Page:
TRIBUTES have been paid to one of the three Penicuik-based soldiers killed in last week’s Afghanistan bomb blast. They were led by Edinburgh’s Lord Provost, military officers at Glencorse Barracks, and his friends.
Private Robert (Bobby) Hetherington was educated at Edinburgh’s Craigmount High School and served with 51st Highland, 7th Battalion the Royal Regiment of Scotland (7 Scots).
The 25-year-old was born in the United States but raised and educated in the city and Scotland.
He enlisted in the Territorial Army in October 2006 and was mobilised to join The Royal Highland Fusiliers, 2nd Battalion The Royal Regiment of Scotland, for Operation Herrick 18 on November 30.
Lieutenant Colonel Robin Lindsay, Commanding Officer of 2nd Battalion, said the loss of three soldiers – including Private Hetherington – was a “hammer blow” to the battalion and the regimental family.
He said: “Private Bobby Hetherington was a thoughtful and humorous soldier who was always quick to find the fun in army life and to keep the chain of command on our toes with his sharp wit and insightful mind. He was gregarious and open and this made him a much-liked and respected member of his platoon and the battalion.”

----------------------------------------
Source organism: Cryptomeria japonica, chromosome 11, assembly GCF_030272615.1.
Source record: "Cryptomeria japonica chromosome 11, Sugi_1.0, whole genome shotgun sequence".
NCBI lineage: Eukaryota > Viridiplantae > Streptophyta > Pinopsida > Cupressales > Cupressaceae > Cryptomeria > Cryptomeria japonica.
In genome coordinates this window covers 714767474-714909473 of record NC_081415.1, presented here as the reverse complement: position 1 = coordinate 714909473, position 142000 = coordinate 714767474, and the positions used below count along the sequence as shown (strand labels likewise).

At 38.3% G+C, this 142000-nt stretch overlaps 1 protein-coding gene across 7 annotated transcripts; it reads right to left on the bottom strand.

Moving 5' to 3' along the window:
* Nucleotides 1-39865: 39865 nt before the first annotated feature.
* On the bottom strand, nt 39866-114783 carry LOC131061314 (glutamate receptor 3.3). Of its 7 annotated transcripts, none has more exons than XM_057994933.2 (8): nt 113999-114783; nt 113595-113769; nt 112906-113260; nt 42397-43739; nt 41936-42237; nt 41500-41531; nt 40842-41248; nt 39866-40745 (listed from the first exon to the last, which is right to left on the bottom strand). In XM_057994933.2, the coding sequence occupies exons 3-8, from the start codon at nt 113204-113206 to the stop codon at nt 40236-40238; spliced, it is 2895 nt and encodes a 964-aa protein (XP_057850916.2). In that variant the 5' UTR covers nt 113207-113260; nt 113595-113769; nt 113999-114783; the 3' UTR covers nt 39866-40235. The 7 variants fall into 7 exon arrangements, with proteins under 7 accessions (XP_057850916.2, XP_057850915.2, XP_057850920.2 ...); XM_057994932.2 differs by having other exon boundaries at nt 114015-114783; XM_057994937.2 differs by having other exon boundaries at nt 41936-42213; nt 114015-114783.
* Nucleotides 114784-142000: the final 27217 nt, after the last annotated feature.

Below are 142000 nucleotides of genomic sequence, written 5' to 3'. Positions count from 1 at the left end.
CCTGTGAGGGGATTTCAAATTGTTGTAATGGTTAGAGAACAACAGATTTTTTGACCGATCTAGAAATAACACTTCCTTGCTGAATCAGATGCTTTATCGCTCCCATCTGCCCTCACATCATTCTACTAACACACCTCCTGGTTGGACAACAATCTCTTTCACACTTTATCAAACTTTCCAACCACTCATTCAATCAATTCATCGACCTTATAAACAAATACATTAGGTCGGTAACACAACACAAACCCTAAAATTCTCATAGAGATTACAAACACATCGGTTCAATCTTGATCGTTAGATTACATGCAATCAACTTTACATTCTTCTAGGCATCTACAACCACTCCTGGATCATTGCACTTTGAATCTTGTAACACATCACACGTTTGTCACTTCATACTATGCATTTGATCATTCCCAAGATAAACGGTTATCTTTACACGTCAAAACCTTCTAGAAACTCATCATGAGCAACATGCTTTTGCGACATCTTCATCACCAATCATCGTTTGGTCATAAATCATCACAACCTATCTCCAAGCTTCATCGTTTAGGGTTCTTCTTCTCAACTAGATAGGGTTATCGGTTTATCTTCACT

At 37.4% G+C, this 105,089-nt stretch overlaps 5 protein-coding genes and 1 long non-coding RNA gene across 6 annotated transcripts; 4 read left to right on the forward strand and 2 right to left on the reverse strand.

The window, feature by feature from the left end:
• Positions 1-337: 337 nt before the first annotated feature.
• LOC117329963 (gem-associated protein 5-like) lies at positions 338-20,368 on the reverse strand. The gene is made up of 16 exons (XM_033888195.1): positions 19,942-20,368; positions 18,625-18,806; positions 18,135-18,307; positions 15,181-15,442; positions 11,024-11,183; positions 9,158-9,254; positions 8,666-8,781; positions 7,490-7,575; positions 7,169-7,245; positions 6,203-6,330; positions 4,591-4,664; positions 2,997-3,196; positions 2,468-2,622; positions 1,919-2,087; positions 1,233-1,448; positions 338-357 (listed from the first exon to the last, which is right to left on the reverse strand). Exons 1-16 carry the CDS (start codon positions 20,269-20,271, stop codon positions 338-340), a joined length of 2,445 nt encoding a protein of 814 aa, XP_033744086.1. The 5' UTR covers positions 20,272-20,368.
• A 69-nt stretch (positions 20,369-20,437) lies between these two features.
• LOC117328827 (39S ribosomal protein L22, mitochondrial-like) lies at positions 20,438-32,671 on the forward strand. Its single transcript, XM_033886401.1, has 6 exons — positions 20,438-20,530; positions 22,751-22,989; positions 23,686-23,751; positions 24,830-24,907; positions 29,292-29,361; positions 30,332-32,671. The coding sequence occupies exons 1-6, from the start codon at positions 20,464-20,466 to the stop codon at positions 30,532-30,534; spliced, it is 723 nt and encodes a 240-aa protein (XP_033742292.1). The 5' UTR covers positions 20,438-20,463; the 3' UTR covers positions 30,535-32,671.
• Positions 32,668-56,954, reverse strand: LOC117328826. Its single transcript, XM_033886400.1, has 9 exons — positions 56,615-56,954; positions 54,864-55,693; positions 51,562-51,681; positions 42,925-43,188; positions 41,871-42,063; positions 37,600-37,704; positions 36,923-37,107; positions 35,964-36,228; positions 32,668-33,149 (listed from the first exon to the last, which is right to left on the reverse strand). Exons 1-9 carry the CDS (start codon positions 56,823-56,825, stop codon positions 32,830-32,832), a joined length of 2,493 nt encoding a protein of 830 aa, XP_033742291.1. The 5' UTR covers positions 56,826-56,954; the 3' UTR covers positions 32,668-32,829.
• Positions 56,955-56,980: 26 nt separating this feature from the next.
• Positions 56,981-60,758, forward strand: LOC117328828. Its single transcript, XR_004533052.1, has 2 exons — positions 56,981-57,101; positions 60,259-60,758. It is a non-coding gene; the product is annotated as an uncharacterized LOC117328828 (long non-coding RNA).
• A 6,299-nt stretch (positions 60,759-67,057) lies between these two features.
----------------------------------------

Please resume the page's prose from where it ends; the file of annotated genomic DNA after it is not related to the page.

Major Tim Petransky added: “Pte Hetherington embodied the ethos of the TA, who stand shoulder to shoulder with us in this fight. To us, he was very much part of 2 Scots and we were extremely proud to have him serve with us.”
His colleague, Lance Corporal Russ MacLean, also in the 7 Scots, described him as his “best friend”.
“He was the life and soul of the party and one of the kindest and friendliest people I have ever met”.
Bobby graduated from Stirling University in 2010 with a BSc in environmental geography.
A university spokesman said: “Bobby was always very keen on pursuing a military career and was part of the University Officer Training Corps.
“Our thoughts are with his family and friends and girlfriend Maeve.”
Bobby had plans to attend the Royal Military Academy and become an officer. But away from the army, Bobby made his name as an international sportsman.
A friend said the soldier was the best home-grown lacrosse player Scotland ever produced – despite only taking the game up eight years ago. By last year he was Scotland captain.
Keith Robertson, a coach with Lacrosse Scotland, said: “He had a natural ability. He was without a doubt the best player that Scotland has ever developed.”
Lord Provost Donald Wilson said: “It is a terrible tragedy when a member of the armed forces loses their life in service and we feel it even more keenly when that person is one of Edinburgh’s own.”